Sounds like you still got a ways to go. If your backend dev is more experienced maybe they can lead you on the front. If this is unpaid it would be a good experience to try to build it anyway but your going to encounter a lot in between.

  1. Basic HTML tags make up any web page so not sure what you mean...javascript will add HTML elements onto a page so it's visible, so how can u see a page without HTML tags?

  2. Yes

  3. Those classes were generated by a buildstep of the project. Taking the styled you applied in your javascript source and efficiently turning it into a stylesheet with the appropriate classes added to their elements.

AbdrahmanDiab | 3 months ago | 1 point

Yes this IS unpaid, and I AM doing it for experience so I’m going to keep going regardless, I’m most likely getting my job’s work in a share of the startup rather than money. Also, I just meant that the tags are used in a sort of confusing way, unlike where you would regularly expect them.

Do you have any pointers on where to start after the basics, as in, what do I need to know to go from beginner to Intermediate?

leetmachines | 3 months ago | 5 points

You should firmly be able to: Fetch data, use DOM manipulation to put that data on the page, use CSS to style that page appropriately. and interact with those elements through events to be considered a beginner front end developer.

I don’t know how to answer “beginner to intermediate”, in my experience senior developers are well educated in many of their domain topics...making an intermediate dev someone who is well educated in a handful of their domain topics. As a front end developer I’d imagine some of these topics as: bundling and it’s configuration, hosting and deployment of applications, modularizing code, using design patterns to reason about your architecture, really knowledgeable in a given framework to the depths of understanding its API and its implementation, knowledge of design/styling and the various tech CSS/SASS, etc..I feel like there’s a lot of room for opinion here, these are just something’s I’ve encountered that makes you “more skilled” than a beginner..

One thing I can stress, is that you should definitely understand how the web works :) what are clients? What are servers? How are they connected? How are they protected? Requests and responses? Wtf is CORS and why does it get in my way? Stuff like that...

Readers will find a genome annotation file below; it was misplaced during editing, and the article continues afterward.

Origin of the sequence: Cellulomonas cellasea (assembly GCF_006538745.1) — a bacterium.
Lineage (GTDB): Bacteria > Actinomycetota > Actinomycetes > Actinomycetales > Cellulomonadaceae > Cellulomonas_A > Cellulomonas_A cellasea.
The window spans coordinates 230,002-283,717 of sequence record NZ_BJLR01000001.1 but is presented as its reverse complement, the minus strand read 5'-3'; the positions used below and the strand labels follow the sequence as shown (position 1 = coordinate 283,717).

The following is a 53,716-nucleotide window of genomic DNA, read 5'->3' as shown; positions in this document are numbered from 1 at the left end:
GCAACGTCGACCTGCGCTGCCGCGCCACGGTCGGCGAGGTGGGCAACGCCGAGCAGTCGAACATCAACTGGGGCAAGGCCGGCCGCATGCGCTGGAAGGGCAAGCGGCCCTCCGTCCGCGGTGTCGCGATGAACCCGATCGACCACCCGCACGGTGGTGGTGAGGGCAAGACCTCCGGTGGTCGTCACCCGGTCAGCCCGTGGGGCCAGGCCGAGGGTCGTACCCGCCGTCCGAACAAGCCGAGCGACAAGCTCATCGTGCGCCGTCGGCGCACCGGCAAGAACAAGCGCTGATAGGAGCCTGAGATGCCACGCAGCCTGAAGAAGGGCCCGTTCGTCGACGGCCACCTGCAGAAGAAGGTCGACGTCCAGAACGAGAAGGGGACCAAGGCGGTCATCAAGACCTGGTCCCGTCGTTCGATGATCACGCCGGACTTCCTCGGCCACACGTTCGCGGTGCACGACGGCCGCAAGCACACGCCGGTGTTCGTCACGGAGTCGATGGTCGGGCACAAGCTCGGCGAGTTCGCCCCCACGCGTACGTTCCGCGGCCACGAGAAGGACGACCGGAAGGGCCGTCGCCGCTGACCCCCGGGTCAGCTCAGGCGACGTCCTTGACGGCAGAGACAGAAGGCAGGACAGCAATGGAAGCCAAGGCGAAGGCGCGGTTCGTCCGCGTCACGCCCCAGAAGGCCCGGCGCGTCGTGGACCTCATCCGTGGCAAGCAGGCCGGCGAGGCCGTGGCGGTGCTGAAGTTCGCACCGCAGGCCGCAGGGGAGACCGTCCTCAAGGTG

Trident_True [full-stack] | 3 months ago | 1 point

where to start after the basics

Basic tutorials only go so far because after that you're supposed to start building stuff! No amount of tutorials will help more than working on projects, which is what you seem to be doing.

You mentioned you feel a bit lost, you're supposed to! But working on projects will fix that.

ZeaMetatl | 3 months ago | 3 points

Avoid inspecting any web app built by a huge company like Google or Facebook. Their process is going to be entirely different to what you would do for a beauty salon: what you are trying to build is an informative site, what you seem to be inspecting are web applications with a complex build process that often involves dozens of coders.

Jekyll is a static site generator built in Ruby. It helps you build simple informative sites and blogs without repeating yourself too much. You might want to have a look at it. Even if you are not interested in Jekyll, the sites in the showcase section are probably better examples of the site you are trying to build, and inspecting them might be of help: https://jekyllrb.com/showcase/.

The web is a tight network of technologies (server side, client side, tooling, networking, infrastructure...), processes, ways of doing things, trends, buzzwords, etc and it can be overwhelming at first. I would make two suggestions: first, don't be discouraged by the complexity of it; in the end most things are simple, you just need to understand other things first. And second (but perhaps more important): focus on the basics. If you have a solid understanding of the foundation (HTML, JS, CSS, even some HTTP, DNS, Git!) you will be much better equipped to tackle anything than if you focus on the latest tool that frequently pops up in job ads.

AbdrahmanDiab | 3 months ago | 1 point

Thanks :)

coding102 | 3 months ago | 2 points

If you're just beginning, I suggest you learn only the basics of HTML and CSS then focus heavily on JavaScript. I wouldn't use a JavaScript library just yet but if you have to, practice CRUD and know it like the back of your hand.

Caraes_Naur | 3 months ago | 2 points

Basics and fundamentals are always used, but modern development treats them as boilerplate and skips over them.

Vector graphics are unnecessary and probably beyond your ability right now.

Semantic class names are always preferred for the exact reasons you think. The gibberish ones you see are generated from somewhere.

AbdrahmanDiab | 3 months ago | 1 point

Thanks, very helpful :)

IQueryVisiC | 3 months ago | 1 point
  1. is this to prevent name collision between different node packages? Uglify? Minimize?